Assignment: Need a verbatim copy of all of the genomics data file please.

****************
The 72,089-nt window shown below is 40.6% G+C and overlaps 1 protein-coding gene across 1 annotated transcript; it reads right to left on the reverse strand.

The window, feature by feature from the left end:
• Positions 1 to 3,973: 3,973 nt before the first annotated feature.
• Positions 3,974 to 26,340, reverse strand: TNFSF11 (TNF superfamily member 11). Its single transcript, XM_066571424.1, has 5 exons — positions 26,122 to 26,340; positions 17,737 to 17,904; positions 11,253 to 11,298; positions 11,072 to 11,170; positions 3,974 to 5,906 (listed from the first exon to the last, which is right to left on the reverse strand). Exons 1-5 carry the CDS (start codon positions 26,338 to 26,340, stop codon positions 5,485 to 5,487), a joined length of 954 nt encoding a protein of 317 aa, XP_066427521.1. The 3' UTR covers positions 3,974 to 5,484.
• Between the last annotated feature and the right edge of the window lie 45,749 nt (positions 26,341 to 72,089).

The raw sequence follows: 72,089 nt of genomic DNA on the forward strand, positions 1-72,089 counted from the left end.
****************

The 72,089-nt window shown below is 40.6% G+C and overlaps 1 protein-coding gene across 1 annotated transcript; it reads right to left on the reverse strand.

The window, feature by feature from the left end:
• Positions 1 to 3,973: 3,973 nt before the first annotated feature.
• Positions 3,974 to 26,340, reverse strand: TNFSF11 (TNF superfamily member 11). Its single transcript, XM_066571424.1, has 5 exons — positions 26,122 to 26,340; positions 17,737 to 17,904; positions 11,253 to 11,298; positions 11,072 to 11,170; positions 3,974 to 5,906 (listed from the first exon to the last, which is right to left on the reverse strand). Exons 1-5 carry the CDS (start codon positions 26,338 to 26,340, stop codon positions 5,485 to 5,487), a joined length of 954 nt encoding a protein of 317 aa, XP_066427521.1. The 3' UTR covers positions 3,974 to 5,484.
• Between the last annotated feature and the right edge of the window lie 45,749 nt (positions 26,341 to 72,089).

The raw sequence follows: 72,089 nt of genomic DNA on the forward strand, positions 1-72,089 counted from the left end.